joined the Pope Center in the summer of 2013 as a writer and editor. He is a graduate of the University of Baltimore School of Law and the College of Charleston, where he studied economics. Saffron has also studied at the University of Aberdeen in Scotland.
In addition to writing articles and editing website content, Saffron manages the Pope Center's summer internship program. He also is a frequent contributor to the National Review's higher education blog, Phi Beta Cons.
Saffron plays classical guitar, hikes, and watches basketball during his leisure time.
The Quantum State of Consent
Posted: 10 Feb 2018 04:34 PM PST
56% of younger millennials identify as Christian. 2% as Jewish or Muslim. 1% as Buddhist. And 36% as nothing. That's double the number that made up the "nones" among baby boomers. Being a "none" often means having no sense of purpose, except to seek personal happiness and make the world a better place by recycling, opposing Trump and calling out racism. It also means a moral code based on academic analysis of power relationships between races, genders and sexual orientations.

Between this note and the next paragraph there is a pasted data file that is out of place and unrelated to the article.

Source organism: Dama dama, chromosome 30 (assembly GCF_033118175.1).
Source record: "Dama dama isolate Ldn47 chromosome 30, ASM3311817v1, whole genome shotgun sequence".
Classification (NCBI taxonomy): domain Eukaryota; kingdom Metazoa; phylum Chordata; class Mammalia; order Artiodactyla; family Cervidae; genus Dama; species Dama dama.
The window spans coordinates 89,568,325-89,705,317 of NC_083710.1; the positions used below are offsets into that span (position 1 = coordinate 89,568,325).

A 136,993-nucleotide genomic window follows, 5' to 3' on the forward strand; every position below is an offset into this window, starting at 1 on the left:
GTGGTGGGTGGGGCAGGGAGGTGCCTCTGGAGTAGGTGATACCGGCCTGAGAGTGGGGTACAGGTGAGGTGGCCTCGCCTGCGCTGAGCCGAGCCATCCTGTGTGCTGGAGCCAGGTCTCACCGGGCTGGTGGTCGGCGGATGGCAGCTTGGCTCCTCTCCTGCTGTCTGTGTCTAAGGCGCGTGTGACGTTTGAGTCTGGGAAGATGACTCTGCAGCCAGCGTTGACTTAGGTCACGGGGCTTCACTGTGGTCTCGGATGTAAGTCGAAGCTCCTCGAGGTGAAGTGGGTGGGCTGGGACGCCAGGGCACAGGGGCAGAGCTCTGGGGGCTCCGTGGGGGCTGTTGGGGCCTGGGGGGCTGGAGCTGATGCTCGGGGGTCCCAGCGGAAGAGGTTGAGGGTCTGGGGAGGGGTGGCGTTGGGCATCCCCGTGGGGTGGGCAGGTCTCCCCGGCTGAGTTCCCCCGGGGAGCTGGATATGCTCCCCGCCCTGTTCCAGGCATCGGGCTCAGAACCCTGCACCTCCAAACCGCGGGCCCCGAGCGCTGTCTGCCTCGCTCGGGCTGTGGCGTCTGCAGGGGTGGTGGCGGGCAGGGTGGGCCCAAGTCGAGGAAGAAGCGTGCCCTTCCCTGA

"Only a virtuous people are capable of freedom," Benjamin Franklin cautioned more simply.
These aren't abstractions. Nor are they measured on some vast scale of civilizations. They define how we live our ordinary lives. They are why this debate is taking place.
Free people consent. But freedom comes from virtue. Freedom without virtue is anarchy. And anarchy ends in brutality and tyranny. That outcome isn't only expressed in riots in the streets. It emerges in smaller and more intimate matters, like the debate over consent.
Freedom of consent is failing. The left wants to replace it with brutality and tyranny. The brutality of online smear campaigns and the tyranny of campus kangaroo courts. But a secular right has no replacement for it either except the more libertarian brutality and tyranny of the individual.
What we forgot is that we don't truly have freedom of consent, until we have purpose.